Prognostic role of cardiac power index in ambulatory patients with advanced heart failure

Justin L. Grodin, Wilfried Mullens, Matthias Dupont, Yuping Wu, David O. Taylor, Randall C. Starling, W. H.Wilson Tang

Research output: Contribution to journalArticlepeer-review

26 Scopus citations


Background Cardiac pump function is often quantified by left ventricular ejection fraction by various imaging modalities. As the heart is commonly conceptualized as a hydraulic pump, cardiac power describes the hydraulic function of the heart. We aim to describe the prognostic value of resting cardiac power index (CPI) in ambulatory patients with advanced heart failure. Methods and results We calculated CPI in 495 sequential ambulatory patients with advanced heart failure who underwent invasive haemodynamic assessment with longitudinal follow-up of adverse outcomes (all-cause mortality, cardiac transplantation, or ventricular assist device placement). The median CPI was 0.44 W/m2 (interquartile range 0.37, 0.52). Over a median of 3.3 years, there were 117 deaths, 104 transplants, and 20 ventricular assist device placements in our cohort. Diminished CPI (<0.44 W/m2) was associated with increased adverse outcomes [hazard ratio (HR) 2.4, 95% confidence interval (CI) 1.8-3.1, P < 0.0001). The prognostic value of CPI remained significant after adjustment for age, gender, pulmonary capillary wedge pressure, cardiac index, pulmonary vascular resistance, left ventricular ejection fraction, and creatinine [HR 1.5, 95% CI 1.03-2.3, P = 0.04). Furthermore, CPI can risk stratify independently of peak oxygen consumption (HR 2.2, 95% CI 1.4-3.4, P = 0.0003). Conclusion Resting cardiac power index provides independent and incremental prediction in adverse outcomes beyond traditional haemodynamic and cardio-renal risk factors.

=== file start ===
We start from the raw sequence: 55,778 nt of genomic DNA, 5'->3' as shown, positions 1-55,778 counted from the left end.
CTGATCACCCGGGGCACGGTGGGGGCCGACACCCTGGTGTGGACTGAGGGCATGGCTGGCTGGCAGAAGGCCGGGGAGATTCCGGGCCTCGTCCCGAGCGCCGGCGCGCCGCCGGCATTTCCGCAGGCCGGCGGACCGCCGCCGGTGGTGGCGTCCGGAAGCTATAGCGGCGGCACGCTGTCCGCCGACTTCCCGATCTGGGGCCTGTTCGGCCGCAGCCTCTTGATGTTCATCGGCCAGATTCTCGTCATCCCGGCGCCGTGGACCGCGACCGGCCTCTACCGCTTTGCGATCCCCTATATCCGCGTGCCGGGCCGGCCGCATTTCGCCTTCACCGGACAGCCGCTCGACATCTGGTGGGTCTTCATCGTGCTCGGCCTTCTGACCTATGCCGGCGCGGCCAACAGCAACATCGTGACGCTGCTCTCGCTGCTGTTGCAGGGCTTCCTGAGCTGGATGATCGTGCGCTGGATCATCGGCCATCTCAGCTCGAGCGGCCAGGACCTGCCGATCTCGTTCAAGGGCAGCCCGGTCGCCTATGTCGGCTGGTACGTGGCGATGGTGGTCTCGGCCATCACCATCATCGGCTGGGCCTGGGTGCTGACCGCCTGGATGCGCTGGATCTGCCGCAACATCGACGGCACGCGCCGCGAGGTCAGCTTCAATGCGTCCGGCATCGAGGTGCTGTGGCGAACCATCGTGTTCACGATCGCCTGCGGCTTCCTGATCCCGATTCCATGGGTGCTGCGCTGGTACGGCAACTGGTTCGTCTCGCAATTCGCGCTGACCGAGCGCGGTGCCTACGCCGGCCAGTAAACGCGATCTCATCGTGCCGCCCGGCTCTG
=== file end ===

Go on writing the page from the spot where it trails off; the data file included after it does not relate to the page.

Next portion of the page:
Original languageEnglish (US)
Pages (from-to)689-696
Number of pages8
JournalEuropean Journal of Heart Failure
Issue number7
StatePublished - Jul 1 2015


  • Cardiac power index
  • Heart failure
  • Prognosis

ASJC Scopus subject areas

  • Cardiology and Cardiovascular Medicine


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